Menghini, a heavyweight branding expert with many years experience at P&G and Saatchi & Saatchi, decided to avoid focusing on software tools, in favor of focusing on the final customer experience those tools can help create. She wasn’t looking for a term to describe Dassault Systemes offerings—she was looking for branding. The term she came up with for this is “3DEXPERIENCE”, written in caps, with no space. (It works better as a trademark that way.)
The term 3DEXPERIENCE is not descriptive of Dassault Systemes software—it’s suggestive of what users may be able create using Dassault Systemes software.
Those of us who are nerdy engineers know that Dassault Systemes software supports 0D, 1D, 2D, 3D, and 4D representations of artifacts. (Systems models are 0D or 1D, drawings are 2D, parts and assemblies are 3D, and manufacturing or construction models are 4D.) Rather than merely allowing users to observe or participate in 3D virtual spaces (experience them, in other words), Dassault Systemes software provides users with tools that let them use those multi-dimensional artifacts to create interactive 3D virtual spaces.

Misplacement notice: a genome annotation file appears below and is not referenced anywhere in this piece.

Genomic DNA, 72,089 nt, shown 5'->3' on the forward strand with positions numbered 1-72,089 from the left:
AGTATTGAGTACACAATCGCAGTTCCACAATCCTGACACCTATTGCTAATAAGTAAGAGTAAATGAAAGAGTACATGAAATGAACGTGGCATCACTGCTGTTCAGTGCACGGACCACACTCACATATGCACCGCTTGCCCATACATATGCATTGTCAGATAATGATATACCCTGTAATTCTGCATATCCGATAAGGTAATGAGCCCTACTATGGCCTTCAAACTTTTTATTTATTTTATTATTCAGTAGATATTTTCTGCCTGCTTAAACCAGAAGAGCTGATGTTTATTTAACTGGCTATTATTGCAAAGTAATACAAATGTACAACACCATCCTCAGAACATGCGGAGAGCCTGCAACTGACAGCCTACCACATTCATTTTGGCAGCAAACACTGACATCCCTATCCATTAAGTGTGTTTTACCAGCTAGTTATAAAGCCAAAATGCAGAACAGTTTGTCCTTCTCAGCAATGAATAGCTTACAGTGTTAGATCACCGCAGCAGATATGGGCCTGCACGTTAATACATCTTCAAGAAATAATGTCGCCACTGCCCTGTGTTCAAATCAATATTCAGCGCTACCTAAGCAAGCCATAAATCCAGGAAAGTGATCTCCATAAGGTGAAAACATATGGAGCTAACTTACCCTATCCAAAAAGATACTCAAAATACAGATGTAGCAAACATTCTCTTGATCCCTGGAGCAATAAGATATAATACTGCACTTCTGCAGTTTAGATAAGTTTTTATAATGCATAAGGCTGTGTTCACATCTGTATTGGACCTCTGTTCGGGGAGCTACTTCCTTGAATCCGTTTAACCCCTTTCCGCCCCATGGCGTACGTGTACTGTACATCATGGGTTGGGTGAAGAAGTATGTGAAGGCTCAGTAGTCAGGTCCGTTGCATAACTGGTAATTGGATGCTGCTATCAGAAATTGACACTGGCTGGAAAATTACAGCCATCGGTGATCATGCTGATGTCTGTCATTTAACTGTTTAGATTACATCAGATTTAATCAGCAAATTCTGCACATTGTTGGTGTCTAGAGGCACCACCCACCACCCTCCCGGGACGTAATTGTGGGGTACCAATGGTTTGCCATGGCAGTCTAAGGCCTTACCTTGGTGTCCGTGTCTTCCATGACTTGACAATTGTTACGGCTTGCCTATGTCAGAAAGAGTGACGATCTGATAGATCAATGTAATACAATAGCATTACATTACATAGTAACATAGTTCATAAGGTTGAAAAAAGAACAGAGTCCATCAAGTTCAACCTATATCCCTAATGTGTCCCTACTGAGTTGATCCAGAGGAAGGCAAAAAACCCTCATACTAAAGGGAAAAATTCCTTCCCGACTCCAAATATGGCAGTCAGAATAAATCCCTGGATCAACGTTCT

Ever since I first heard about 3DEXPERIENCE last February (at SolidWorks World), I’ve wondered why I haven’t been able to find a nice clean definition for the term. It is because 3DEXPERIENCE is a brand name. If it were defined in reference to characteristics of Dassault Systemes software (e.g., CATIA provides a 3D experience), then it wouldn’t be a brand name. It would be merely descriptive of those products.
Conversely, PLM is not a brand name. It is a descriptive term. While you can get PLM software and services from Dassault Systemes, Siemens PLM, or PTC, you can only get 3DEXPERIENCE software and services from Dassault Systemes. You can no more get 3DEXPERIENCE software and services from Siemens PLM or PTC than you could get a Camaro car or Goodwrench repair services from Ford or Chrysler. (Sometimes mechanics are called “wrenches.” Ford and Chrysler mechanics may be good wrenches, but that doesn’t make them Goodwrenches.)